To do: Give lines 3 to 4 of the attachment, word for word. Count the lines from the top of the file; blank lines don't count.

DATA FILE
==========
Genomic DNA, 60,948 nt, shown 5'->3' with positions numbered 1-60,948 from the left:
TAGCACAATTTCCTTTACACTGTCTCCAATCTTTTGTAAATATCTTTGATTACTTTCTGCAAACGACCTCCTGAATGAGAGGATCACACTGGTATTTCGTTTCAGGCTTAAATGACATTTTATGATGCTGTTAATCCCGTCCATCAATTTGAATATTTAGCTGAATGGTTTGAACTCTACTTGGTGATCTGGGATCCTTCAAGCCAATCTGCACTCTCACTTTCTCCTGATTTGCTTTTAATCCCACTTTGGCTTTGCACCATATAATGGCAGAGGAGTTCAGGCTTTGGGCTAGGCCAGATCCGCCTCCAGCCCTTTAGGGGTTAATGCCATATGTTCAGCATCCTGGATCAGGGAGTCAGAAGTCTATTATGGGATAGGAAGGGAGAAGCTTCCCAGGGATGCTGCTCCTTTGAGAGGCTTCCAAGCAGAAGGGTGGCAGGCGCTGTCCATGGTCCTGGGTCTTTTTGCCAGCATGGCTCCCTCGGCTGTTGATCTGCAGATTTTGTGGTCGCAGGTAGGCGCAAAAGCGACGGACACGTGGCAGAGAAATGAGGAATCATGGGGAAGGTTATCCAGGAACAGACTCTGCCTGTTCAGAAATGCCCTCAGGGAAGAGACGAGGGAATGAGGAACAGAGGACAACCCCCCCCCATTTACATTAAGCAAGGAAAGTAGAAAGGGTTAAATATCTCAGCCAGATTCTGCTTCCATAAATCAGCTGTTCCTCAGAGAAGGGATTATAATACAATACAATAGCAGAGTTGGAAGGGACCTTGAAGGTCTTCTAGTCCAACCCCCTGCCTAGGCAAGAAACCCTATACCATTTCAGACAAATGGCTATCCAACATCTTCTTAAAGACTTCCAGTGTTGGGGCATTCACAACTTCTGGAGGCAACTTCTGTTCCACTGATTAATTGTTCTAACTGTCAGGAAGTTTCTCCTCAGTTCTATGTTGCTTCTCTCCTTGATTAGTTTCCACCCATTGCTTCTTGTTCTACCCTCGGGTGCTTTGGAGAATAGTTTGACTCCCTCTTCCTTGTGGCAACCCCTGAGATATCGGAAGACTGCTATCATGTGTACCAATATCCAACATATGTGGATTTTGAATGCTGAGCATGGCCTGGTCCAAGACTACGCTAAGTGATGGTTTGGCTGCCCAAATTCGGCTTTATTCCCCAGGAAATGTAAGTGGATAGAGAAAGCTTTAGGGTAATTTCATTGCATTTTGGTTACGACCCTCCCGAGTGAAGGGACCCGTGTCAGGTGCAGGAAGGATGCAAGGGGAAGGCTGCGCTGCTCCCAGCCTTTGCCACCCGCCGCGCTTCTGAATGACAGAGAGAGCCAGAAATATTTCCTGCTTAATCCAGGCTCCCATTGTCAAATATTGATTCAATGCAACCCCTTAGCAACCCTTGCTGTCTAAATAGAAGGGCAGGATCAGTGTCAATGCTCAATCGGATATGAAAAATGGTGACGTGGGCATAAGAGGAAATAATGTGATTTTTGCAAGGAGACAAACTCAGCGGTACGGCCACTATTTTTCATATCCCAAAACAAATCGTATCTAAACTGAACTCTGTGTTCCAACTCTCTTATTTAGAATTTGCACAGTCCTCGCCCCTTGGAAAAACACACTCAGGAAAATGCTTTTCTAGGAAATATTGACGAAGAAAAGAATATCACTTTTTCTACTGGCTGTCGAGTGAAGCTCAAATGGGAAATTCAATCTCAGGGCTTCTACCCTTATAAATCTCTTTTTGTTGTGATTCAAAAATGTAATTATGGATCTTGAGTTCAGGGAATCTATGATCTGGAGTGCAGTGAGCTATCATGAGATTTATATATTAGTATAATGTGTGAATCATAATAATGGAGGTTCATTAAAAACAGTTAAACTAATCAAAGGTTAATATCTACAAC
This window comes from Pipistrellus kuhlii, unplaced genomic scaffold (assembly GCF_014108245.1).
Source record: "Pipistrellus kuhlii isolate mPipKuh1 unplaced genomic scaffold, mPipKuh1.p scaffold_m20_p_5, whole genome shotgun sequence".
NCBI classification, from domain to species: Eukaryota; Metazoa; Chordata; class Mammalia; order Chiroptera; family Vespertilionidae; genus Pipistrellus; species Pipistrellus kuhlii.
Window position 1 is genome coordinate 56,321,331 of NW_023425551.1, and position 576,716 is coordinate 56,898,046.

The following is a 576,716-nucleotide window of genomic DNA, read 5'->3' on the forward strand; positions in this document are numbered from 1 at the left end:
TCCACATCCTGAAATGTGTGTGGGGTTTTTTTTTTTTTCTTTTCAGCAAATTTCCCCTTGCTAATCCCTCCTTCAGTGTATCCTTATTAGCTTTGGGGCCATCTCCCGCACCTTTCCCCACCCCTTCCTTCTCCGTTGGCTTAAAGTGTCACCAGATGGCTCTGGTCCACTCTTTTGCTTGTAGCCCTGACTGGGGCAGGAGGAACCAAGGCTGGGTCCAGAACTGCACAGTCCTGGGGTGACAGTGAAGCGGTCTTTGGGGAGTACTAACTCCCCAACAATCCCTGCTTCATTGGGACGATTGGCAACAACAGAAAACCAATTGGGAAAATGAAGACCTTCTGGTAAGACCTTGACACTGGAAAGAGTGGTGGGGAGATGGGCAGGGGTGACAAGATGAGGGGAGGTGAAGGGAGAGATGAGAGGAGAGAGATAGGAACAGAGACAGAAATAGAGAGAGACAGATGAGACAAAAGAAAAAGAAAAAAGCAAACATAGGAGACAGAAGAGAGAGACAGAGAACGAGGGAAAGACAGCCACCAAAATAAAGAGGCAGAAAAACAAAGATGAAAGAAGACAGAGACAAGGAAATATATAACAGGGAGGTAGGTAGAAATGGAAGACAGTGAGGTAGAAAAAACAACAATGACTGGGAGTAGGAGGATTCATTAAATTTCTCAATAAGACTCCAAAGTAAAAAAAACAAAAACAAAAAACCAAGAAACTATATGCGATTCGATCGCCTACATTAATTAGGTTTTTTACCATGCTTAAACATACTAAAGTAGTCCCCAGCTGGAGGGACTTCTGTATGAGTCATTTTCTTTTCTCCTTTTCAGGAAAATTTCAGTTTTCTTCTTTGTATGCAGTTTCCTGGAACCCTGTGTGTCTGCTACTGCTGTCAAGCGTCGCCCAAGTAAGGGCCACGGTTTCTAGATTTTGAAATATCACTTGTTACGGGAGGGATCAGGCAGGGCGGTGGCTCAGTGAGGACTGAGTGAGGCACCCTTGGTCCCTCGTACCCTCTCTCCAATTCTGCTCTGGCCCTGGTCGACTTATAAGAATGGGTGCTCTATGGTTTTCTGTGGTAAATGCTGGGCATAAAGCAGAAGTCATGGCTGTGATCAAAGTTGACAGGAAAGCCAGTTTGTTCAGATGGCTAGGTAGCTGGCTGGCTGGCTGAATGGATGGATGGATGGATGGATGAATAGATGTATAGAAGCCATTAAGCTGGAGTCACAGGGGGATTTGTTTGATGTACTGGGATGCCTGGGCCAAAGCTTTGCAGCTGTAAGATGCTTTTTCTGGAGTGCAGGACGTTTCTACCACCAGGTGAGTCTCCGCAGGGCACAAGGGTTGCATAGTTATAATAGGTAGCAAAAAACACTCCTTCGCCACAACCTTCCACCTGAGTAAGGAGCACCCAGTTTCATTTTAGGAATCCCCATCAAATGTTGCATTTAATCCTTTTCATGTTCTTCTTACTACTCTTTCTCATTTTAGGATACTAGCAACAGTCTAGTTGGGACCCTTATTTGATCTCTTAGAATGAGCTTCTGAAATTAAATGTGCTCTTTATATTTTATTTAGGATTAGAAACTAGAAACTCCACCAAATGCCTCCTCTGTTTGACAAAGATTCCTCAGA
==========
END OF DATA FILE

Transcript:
This window comes from Pipistrellus kuhlii, unplaced genomic scaffold (assembly GCF_014108245.1).
Source record: "Pipistrellus kuhlii isolate mPipKuh1 unplaced genomic scaffold, mPipKuh1.p scaffold_m20_p_5, whole genome shotgun sequence".